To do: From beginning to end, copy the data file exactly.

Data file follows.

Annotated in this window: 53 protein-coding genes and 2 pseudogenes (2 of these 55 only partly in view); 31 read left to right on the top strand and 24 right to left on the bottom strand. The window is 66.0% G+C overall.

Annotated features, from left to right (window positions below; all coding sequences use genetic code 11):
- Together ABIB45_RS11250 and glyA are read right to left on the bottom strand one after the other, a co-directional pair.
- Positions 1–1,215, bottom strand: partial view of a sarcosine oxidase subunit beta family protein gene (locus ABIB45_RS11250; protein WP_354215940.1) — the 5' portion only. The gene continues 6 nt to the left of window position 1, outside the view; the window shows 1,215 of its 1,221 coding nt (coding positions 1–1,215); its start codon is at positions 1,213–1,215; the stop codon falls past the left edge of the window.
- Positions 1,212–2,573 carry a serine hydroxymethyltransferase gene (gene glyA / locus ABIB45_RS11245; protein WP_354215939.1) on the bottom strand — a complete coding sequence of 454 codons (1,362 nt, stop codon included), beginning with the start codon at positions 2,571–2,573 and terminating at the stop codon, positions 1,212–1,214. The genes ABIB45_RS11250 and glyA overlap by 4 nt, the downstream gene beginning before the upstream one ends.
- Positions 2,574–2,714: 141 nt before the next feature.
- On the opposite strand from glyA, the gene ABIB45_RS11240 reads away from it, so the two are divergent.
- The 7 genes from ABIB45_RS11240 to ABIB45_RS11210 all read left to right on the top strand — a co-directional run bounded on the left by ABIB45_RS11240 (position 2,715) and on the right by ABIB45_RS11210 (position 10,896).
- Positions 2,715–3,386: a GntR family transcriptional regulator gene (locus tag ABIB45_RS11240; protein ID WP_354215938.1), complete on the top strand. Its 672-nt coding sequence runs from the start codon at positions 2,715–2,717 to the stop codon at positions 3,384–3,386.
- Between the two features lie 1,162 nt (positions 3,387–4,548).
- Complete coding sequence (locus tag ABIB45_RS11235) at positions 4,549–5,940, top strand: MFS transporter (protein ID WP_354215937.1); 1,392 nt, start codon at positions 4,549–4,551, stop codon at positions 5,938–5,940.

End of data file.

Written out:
Annotated in this window: 53 protein-coding genes and 2 pseudogenes (2 of these 55 only partly in view); 31 read left to right on the top strand and 24 right to left on the bottom strand. The window is 66.0% G+C overall.

Annotated features, from left to right (window positions below; all coding sequences use genetic code 11):
- Together ABIB45_RS11250 and glyA are read right to left on the bottom strand one after the other, a co-directional pair.
- Positions 1–1,215, bottom strand: partial view of a sarcosine oxidase subunit beta family protein gene (locus ABIB45_RS11250; protein WP_354215940.1) — the 5' portion only. The gene continues 6 nt to the left of window position 1, outside the view; the window shows 1,215 of its 1,221 coding nt (coding positions 1–1,215); its start codon is at positions 1,213–1,215; the stop codon falls past the left edge of the window.
- Positions 1,212–2,573 carry a serine hydroxymethyltransferase gene (gene glyA / locus ABIB45_RS11245; protein WP_354215939.1) on the bottom strand — a complete coding sequence of 454 codons (1,362 nt, stop codon included), beginning with the start codon at positions 2,571–2,573 and terminating at the stop codon, positions 1,212–1,214. The genes ABIB45_RS11250 and glyA overlap by 4 nt, the downstream gene beginning before the upstream one ends.
- Positions 2,574–2,714: 141 nt before the next feature.
- On the opposite strand from glyA, the gene ABIB45_RS11240 reads away from it, so the two are divergent.
- The 7 genes from ABIB45_RS11240 to ABIB45_RS11210 all read left to right on the top strand — a co-directional run bounded on the left by ABIB45_RS11240 (position 2,715) and on the right by ABIB45_RS11210 (position 10,896).
- Positions 2,715–3,386: a GntR family transcriptional regulator gene (locus tag ABIB45_RS11240; protein ID WP_354215938.1), complete on the top strand. Its 672-nt coding sequence runs from the start codon at positions 2,715–2,717 to the stop codon at positions 3,384–3,386.
- Between the two features lie 1,162 nt (positions 3,387–4,548).
- Complete coding sequence (locus tag ABIB45_RS11235) at positions 4,549–5,940, top strand: MFS transporter (protein ID WP_354215937.1); 1,392 nt, start codon at positions 4,549–4,551, stop codon at positions 5,938–5,940.